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Topics: Agile, New Practitioners, Scrum
What are "Story Points" and how do they work?
I've seen Story Points used in some of the more technical teams in my company, but have yet to come across them in my projects till recently, when I've taken up the responsibility as Product Manager as part of my role.

I've tried reading up on them, but don't fully understand. Would appreciate any insight from anyone with experience!

Story points vs. hours
Traditional software teams give estimates in a time format: days, weeks, months. Many agile teams, however, have transitioned to story points. Story points rate the relative effort of work in a Fibonacci-like format: 0, 0.5, 1, 2, 3, 5, 8, 13, 20, 40, 100. It may sound counter-intuitive, but that abstraction is actually helpful because it pushes the team to make tougher decisions around the difficulty of work. Here are few reasons to use story points:

Dates don’t account for the non-project related work that inevitably creeps into our days: emails, meetings, and interviews that a team member may be involved in.
Dates have an emotional attachment to them. Relative estimation removes the emotional attachment.
Each team will estimate work on a slightly different scale, which means their velocity (measured in points) will naturally be different. This, in turn, makes it impossible to play politics using velocity as a weapon.
Once you agree on the relative effort of each story point value, you can assign points quickly without much debate.
Story points reward team members for solving problems based on difficulty, not time spent. This keeps team members focused on shipping value, not spending time.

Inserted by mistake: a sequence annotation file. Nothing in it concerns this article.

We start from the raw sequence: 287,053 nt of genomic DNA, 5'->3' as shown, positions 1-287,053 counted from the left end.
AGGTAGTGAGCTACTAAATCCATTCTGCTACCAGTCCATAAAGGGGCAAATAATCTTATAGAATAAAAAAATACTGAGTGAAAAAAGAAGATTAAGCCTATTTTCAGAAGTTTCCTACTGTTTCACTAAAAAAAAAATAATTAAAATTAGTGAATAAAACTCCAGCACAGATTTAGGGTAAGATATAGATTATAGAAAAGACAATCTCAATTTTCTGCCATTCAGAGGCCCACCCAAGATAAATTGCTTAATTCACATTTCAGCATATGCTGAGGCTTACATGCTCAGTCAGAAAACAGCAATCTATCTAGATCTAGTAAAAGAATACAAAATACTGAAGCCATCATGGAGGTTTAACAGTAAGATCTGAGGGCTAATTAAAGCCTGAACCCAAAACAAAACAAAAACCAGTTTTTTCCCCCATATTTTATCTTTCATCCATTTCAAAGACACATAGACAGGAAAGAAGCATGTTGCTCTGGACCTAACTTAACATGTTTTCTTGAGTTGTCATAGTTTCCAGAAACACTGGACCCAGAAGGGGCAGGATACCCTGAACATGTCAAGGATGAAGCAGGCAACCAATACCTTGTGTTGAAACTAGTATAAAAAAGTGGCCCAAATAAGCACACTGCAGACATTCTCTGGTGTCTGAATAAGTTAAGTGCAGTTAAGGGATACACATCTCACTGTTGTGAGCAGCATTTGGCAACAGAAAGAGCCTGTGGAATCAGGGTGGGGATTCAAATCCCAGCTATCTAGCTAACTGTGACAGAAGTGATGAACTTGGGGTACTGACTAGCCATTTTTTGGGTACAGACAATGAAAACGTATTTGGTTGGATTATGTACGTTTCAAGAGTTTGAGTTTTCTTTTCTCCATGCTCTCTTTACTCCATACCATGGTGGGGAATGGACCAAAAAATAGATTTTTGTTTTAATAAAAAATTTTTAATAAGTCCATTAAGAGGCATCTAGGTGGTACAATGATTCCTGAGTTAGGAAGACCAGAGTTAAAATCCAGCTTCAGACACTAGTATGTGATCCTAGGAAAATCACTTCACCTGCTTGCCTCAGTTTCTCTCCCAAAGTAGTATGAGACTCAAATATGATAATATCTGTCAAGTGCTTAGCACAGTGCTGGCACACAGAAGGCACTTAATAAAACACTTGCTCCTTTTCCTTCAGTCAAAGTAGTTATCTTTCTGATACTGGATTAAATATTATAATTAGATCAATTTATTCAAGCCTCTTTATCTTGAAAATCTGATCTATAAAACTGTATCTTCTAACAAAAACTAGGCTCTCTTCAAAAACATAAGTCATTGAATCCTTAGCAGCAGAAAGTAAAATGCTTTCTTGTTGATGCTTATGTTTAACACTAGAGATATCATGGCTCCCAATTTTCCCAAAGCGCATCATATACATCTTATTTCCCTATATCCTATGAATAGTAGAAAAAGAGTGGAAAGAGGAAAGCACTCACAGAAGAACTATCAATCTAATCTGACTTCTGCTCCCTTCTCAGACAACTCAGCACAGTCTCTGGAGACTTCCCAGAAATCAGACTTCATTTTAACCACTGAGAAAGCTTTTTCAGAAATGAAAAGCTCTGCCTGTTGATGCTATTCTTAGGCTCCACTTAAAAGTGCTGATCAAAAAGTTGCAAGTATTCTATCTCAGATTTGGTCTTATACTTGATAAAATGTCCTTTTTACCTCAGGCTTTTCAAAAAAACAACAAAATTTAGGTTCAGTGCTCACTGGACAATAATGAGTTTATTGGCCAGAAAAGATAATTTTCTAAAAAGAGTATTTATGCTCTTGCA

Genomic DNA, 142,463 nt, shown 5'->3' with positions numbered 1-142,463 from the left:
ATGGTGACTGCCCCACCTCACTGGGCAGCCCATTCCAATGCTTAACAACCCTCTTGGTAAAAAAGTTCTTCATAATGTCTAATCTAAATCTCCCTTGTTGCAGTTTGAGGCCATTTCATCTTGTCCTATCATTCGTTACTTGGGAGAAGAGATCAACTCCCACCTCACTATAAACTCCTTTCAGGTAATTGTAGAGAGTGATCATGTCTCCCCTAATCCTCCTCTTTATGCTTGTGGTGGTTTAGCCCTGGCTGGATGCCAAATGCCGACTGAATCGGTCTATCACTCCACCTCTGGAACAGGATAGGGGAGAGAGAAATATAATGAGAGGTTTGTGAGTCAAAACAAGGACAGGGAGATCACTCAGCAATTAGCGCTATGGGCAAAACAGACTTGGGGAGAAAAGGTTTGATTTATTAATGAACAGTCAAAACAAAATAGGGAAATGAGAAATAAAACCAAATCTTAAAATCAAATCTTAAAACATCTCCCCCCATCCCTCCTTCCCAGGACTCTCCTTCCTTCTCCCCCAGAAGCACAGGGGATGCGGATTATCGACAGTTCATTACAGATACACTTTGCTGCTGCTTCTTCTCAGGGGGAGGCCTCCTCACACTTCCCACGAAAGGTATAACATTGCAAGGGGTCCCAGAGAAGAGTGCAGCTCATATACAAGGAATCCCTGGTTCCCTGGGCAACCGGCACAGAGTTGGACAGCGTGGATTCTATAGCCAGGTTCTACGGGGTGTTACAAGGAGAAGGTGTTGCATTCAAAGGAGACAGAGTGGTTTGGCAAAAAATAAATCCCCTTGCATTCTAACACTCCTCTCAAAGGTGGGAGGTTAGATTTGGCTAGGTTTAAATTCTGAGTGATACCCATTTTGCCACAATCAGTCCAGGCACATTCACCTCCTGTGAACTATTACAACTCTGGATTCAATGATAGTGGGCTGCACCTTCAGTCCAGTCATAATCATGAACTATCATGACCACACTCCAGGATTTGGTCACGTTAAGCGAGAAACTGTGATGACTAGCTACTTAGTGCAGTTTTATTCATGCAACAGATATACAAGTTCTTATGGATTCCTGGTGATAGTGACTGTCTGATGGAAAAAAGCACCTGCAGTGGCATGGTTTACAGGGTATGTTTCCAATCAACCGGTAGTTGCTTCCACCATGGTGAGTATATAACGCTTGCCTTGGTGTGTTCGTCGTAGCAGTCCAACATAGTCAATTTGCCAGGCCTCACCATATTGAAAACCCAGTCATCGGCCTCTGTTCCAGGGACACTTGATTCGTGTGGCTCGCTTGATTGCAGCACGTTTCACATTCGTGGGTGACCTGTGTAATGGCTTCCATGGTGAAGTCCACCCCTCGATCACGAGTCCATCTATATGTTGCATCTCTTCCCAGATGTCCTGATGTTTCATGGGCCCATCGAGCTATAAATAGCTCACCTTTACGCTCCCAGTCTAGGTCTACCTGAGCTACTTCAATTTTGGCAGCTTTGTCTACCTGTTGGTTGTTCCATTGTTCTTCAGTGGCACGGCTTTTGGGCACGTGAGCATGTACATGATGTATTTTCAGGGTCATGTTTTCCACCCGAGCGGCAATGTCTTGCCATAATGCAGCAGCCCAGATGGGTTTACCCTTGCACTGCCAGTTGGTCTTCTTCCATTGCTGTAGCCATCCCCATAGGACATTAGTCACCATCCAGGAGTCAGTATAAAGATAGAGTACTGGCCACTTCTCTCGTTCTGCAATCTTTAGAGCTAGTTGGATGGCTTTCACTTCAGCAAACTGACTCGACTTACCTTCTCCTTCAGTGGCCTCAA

Story points and planning poker
Teams starting out with story points use an exercise called planning poker. At Atlassian, planning poker is a common practice across the company. The team will take an item from the backlog, discuss it briefly, and each member will mentally formulate an estimate. Then everyone holds up a card with the number that reflects their estimate. If everyone is in agreement, great! If not, take some time (but not too much time–just couple minutes) to understand the rationale behind different estimates. Remember though, estimation should be a high level activity. If the team is too far into the weeds, take a breath, and up-level the discussion.

Source: Atlassian, Agile Coach.
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The worst thing somebody can do, the first step to fail is to convert story points to hours. In fact, you do not need that because if you need to publish a date it is the date where your iterations ends. And if you need to think in hours then do not use story points, use other method to estimate. I know, this is the hard part of using methods more close to agile and that is where I agree a mindshift is needed. I can write a lot here, but go for "Agile estimating and plannig" book that belongs to Mike Cohn or go to his website: https://www.mountaingoatsoftware.com/blog
In sprint planning meetings, when backlog is already groomed and prioritized then Scrum Master pickup one user story and ask developer how much time and effort it will take to complete this user story, let's developer says 2, then Scrum Master will ask tester/QA how long it takes to test it, let's say QA/tester says 1, then Scrum Master will assign this user story 3 points. Most commonly method used in Fibonacci method (1, 2, 3, 5, 8, 13....). Lets say if the developer says 8 then Scrum Master will tell BA (business analyst) to break this user story in 2 means this user story will consider as Epic. 8 points user story is hard to finish within sprint and specially when it has lots of dependencies and are complex.
Once first user story is sized then they move on next and so on.... till they reach the average velocity, average velocity is amount of work team can complete within sprint

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